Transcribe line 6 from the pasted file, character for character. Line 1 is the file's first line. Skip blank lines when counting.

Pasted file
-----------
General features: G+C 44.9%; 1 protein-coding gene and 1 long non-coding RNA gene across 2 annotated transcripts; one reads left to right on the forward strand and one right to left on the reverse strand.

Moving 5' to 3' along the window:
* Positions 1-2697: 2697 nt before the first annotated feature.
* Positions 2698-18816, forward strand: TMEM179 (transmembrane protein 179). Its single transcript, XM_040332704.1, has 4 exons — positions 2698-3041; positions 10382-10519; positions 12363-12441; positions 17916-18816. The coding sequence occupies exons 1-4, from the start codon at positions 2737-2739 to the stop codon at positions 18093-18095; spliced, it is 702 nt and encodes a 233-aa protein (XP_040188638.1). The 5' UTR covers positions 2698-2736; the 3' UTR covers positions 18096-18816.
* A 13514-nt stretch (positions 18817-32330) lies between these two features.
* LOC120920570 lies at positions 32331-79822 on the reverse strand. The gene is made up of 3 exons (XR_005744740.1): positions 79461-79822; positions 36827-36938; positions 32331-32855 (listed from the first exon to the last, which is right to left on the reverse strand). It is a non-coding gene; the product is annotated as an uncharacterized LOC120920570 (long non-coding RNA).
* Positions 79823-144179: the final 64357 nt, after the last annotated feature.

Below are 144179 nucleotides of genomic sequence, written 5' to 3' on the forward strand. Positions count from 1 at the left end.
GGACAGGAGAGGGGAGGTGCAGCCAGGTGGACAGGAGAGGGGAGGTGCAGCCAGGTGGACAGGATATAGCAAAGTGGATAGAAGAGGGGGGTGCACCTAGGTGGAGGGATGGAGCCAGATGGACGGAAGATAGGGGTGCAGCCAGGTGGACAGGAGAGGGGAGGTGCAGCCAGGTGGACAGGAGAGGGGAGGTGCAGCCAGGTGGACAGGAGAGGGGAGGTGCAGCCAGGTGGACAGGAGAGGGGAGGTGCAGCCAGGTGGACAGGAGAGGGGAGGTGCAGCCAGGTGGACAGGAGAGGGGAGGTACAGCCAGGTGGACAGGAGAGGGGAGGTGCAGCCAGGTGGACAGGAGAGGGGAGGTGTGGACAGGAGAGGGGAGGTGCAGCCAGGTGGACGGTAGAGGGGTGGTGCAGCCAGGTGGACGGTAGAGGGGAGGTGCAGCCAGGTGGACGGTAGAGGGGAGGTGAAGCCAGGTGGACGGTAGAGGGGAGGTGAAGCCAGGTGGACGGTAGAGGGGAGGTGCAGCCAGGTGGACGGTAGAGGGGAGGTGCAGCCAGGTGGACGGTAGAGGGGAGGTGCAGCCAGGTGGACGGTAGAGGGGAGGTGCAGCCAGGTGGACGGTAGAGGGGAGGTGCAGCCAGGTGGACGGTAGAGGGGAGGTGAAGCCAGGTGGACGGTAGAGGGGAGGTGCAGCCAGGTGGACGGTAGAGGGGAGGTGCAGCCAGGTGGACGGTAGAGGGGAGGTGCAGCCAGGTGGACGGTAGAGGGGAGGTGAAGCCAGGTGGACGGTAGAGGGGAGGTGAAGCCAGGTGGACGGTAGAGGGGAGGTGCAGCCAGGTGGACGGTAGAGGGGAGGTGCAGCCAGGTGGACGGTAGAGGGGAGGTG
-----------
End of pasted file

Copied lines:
* LOC120920570 lies at positions 32331-79822 on the reverse strand. The gene is made up of 3 exons (XR_005744740.1): positions 79461-79822; positions 36827-36938; positions 32331-32855 (listed from the first exon to the last, which is right to left on the reverse strand). It is a non-coding gene; the product is annotated as an uncharacterized LOC120920570 (long non-coding RNA).